Regarded as the greatest writer in the English language as well as the world’s preeminent dramatist, William Shakespeare has many other accomplishments to his
name. He was an accomplished poet and actor. His plays have been translated into
every major living language, including Klingon. He lived past the age of 50 despite living
in the 1500s. He married the second-most-famous woman named Anne Hathaway. (And he married her when he was eighteen and she was twenty-five, which is super cool). But for our purposes, we today examine the legacy of William Shakespeare; one of
history’s greatest wits, a man of infinite jest, a real laugh-a-minute type-dude—a jokester. Here is my definitive, authoritative ranking of every Shakespeare play, based on how much they make us laugh. For, as the Bard wrote, “there is nothing either yuks or gags, but laughing makes it so.”
38. Titus Andronicus
I’ve only seen the poster for the Anthony Hopkins movie version, and on it his face is painted all blue: the color of profound sadness. Put a clown nose or draw a dick on that face and then we’ll talk. In the meantime, sorry, Tony.
37. Henry VIII
This play is known as “the Shakespeare play with the most stage directions.” It was also the play whose effects caused the Old Globe to burn to the ground.
36. Two Noble Kinsmen
This play is adapted from the same source as A Knight’s Tale with Heath Ledger. No one sings “We Will Rock You” in this play. Ergo, booooooooooo. A-booooooooo!
35. King Lear
George Bernard Shaw once wrote that “no man will ever write a better tragedy than Lear.” Graham Techler once wrote that “George Bernard Shaw once wrote that ‘no man will ever write a better tragedy than Lear.’” Case: closed.
34. The Tempest
Stephano is a drunk. Alcohol abuse causes 88,000 deaths every year in the United States. Not funny.
33. As You Like It
If I were a really clever critic, my headline would read “As I DIDN’T Like It.” And that’s why they call me Graham “Snappy” Techler.
32. Love’s Labour’s Lost
When a movie shows us the funny, that means more butts in seats. The 2000 musical adaptation of this play failed to show audiences the funny when it grossed a mere $300,000 of its $13 million budget. That means there were no butts in seats, because the movie was not showing us the funny.
31. Richard III
The great actor Anthony Sher portrayed Richard by literalizing his “spiderlike” movements implied by the line “why strew’st thou sugar on that bottled spider?” People that move like spiders: not funny.
30. All’s Well That Ends Well
This play features a character named Lavatch, a clown in the household of the Countess of Rousillon. A clown named Lavatch once knelt beside be at this kid Spencer’s birthday party and whispered in my ear “all the king’s horses and all the king’s men, will never put you together again.” This play sucks.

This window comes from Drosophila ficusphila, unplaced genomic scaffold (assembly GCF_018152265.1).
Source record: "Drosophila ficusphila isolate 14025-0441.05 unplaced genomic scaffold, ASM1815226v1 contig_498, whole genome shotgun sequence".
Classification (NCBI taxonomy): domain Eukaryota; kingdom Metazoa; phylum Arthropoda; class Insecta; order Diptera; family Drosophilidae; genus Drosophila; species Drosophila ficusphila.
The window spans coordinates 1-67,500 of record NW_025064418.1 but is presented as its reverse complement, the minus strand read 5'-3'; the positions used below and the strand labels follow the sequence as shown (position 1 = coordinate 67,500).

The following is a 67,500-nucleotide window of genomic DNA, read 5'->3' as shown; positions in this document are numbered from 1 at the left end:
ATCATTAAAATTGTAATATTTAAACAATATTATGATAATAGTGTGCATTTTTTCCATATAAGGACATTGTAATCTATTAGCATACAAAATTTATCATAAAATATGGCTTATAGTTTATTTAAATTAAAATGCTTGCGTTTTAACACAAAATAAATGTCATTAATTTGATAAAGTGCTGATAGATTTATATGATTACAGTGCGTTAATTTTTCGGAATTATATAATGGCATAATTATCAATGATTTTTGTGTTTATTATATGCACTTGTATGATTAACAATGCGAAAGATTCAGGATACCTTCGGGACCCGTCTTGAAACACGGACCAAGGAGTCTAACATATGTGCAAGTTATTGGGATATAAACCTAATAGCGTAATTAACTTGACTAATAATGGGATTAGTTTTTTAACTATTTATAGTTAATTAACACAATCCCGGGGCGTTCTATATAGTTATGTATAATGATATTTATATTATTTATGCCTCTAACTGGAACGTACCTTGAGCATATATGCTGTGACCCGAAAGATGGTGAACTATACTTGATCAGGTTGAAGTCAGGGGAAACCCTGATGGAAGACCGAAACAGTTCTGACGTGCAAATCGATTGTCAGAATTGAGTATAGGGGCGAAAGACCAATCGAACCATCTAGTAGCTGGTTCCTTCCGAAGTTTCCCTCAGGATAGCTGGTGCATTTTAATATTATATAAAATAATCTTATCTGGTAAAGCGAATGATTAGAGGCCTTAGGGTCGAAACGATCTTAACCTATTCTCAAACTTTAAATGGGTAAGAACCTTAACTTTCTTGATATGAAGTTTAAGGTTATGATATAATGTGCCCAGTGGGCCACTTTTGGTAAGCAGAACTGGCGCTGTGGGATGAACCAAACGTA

29. Julius Caesar
I once saw a production of this play at the American Repertory Theatre in 2006 where, for the entirety of the fifth act, there was a car hanging from the ceiling, and the entire cast and crew did a dance to a British synthpop song at the end. Something’s going on in this play that I don’t understand, and that makes it ROYALLY UNFUNNY.
28. Twelfth Night
I auditioned for this play in high school with a Malvolio monologue and bombed horribly and didn’t get the part and I think the director hated me after that. So either Twelfth Night isn’t funny, or I’m not funny, or both, but I’m done with it regardless.
27. Timon of Athens
This is not a particularly funny play, probably because it was co-written by Thomas Middleton, who was a miserable shit. It was later adapted by Thomas Shadwell in 1674 into a play called The History of Timon of Athens, the Man-Hater. For real. That play would rank much higher, but no dice.
26. Much Ado About Nothing
The climax of this play hinges on pretending the heroine has died and then pretending that heroine is actually her own twin sister who doesn’t exist so that this guy Claudio can marry her anyway. I am also too confused to be laughing right now.
25. Troilus and Cressida
One of Priam’s sons is named Margareton, which is a bananas way of masculinizing the name “Margaret.” Theoretically funny, but in my mind this play is trying way too hard.
I could literally say whatever I wanted about Cymbeline and no one would correct me because no one has ever seen or read this play. Make up your own mind, sheeple.
23. and 22. Henry IV, Parts 1 and 2
You would think these plays would rank among the funniest due to the inclusion of Falstaff, perhaps Shakespeare’s greatest comic creation. But you forget that it also features the complicated politics of a divided nation, which used to be hilarious, but really isn’t anymore.
21. Pericles, Prince of Tyre
The only funny thing about this play is that it’s co-author—George Wilkins—had the job title of “pamphleteer.”